Sat 13th September was the Cotswold Veldrijden triple hill climb near the village of Aldbourne. It makes a change to have a local hill climb and not a long trek up the M6. Because it was local and early season I was quite relaxed. In the morning I got absorbed in writing an economics essay (on Scottish independence of all things) and suddenly realised I was well behind schedule. I ended up in a mad – pack everything up in 15 minutes kind of panic – which primarily involves throwing anything you see into a bag and hoping for the best.
Inevitably this speed packing meant forgetting several things. The most irritating thing to forget was my Garmin. After the race I felt bereft at having no power meter file to look at.
Nevermind, I remembered my bike, shoes and wheels, which is the main thing you need to do a cycle race. It was such a nice late Summer day, it was a little hard to imagine the hill climb season has really started. When the wind and rain return, maybe I’ll find it easier to get in the hill climb mindset.
It’s been quite a big week of training since the last hill climb at Buxton last week. Thursday I did several repititions up Chinnor hill before watching the Tour of Britain go up the next day. I didn’t feel tired, but it’s been a lot of hill climb intervals in the legs this week.
The first climb was something of an unknown. It was the first time it had been used in competition and I don’t think anyone knew what to expect. I didn’t have time for a practise run, I just descended and thought this is quite short and not too steep. Even so, the finish still loomed quicker than expected. I managed an impressive sprint, but with still the feeling there was more in the tank – many other riders said the same thing. Next year, I recommend putting it in the big ring and sprinting from the start. I set a course record (by virtue of being first to win an event) in a time of 1.35 – but it’s definitely a course record for the taking.
An hour later was time for a different climb, a fairly steady (3%) climb from Aldbourne to Ogbourne St George. A little steep at the bottom, there is then a steady gradient before quite a fast downhill section near the finish. If it was the only hill, I might have bought my time trial bike. But, with a tailwind, I didn’t think it worth bringing. I rode the hill quite well and set a new course record of 8.11. I overtook my minute man – Robert Borek of the Bristol South CC who was gamely entering all three climbs on a fixed gear bike. I always admire people who ride fixed, even if I’m not so keen to emulate them. There were many other very good times with quite a few riders getting under 9 minutes and a few l sub 8.30. It was a good day for that climb.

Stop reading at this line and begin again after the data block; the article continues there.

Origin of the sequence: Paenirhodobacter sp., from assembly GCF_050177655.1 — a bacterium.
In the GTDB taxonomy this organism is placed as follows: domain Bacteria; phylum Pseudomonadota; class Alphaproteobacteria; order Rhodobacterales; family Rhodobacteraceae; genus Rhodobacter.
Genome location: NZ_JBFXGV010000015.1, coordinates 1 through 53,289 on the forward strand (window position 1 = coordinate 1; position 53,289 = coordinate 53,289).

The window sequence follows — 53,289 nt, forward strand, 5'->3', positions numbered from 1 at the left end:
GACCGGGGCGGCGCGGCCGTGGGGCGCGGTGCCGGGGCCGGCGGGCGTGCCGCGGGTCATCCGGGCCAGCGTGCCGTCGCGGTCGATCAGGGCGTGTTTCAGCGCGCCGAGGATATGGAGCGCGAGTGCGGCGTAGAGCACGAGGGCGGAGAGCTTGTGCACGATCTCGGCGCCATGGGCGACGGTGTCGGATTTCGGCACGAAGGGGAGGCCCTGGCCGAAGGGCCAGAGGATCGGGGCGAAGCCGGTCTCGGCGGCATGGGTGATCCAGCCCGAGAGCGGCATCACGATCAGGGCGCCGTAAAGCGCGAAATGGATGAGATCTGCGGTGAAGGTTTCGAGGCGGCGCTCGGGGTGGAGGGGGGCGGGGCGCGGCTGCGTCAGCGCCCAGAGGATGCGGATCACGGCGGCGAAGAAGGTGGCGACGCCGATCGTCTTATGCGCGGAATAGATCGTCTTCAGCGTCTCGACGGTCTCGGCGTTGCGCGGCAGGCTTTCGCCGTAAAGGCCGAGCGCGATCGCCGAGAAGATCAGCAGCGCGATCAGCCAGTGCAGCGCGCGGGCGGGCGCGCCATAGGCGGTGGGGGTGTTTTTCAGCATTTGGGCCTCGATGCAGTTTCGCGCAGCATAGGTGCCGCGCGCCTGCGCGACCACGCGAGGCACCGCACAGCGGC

After two climbs you begin to feel a little fatigue and it was time for the last short, sharp shock up Snap Hill.
I was quite happy waiting at the top and watching some of the early riders finish the climb. It was nice to be a spectator in hill climbs for a change. The top of the hill offers great views over Malborough Downs.
There was a light headwind on the climb, which made it a little harder. It is also the most testing of the three climbs with a solid 16% gradient for much of the middle climb. Only towards the end does it level off, allowing a short sprint for those with anything left. I did 2.36 – 6 seconds slower than when I rode the hill two years ago – but that day was a tailwind and I used a TT bike.
Overall, I came first, and even won three bottles of beer for my efforts. My Dad might be in for a late birthday present. I was just a little surprised to, if anything, do relatively better on the short climbs. I always think of myself as an 8 minute specialist, but today, it seemed a relatively bigger winning margin on the short efforts rather than the long one. I think second was Ben Davis (BH Solidar WAM Youth) and 3rd Danny Axford (Arctic Taxc RT).
It was a great day for a hill climb, very nice and relaxed. But, the next hill climbs will be increasing in intensity. I don’t think I’ll be writing too many economics essays before the next hill climbs.
One nice incident which happened in Aldbourne. My chain came off (after third climb) it was pretty stuck and I had to get my fingers really oily to rescue the situation. As you do, I tried wiping my hands on the grass to get rid of the grease. It gets a little bit off, but only perhaps 10%. After spending a few minutes forlornly wiping off oil on the good grass of Aldbourne, a lady appeared at an overhead window and dropped down a couple of hand wipes, which were perfect for cleaning the hands properly. A very unexpected, random act of kindness – it did make it a lot easier to put away bike and drive home, I was quite appreciative.
Thanks to Nick and the volunteers from Cotswold Veldrijden and Swindon R.C. for putting on race.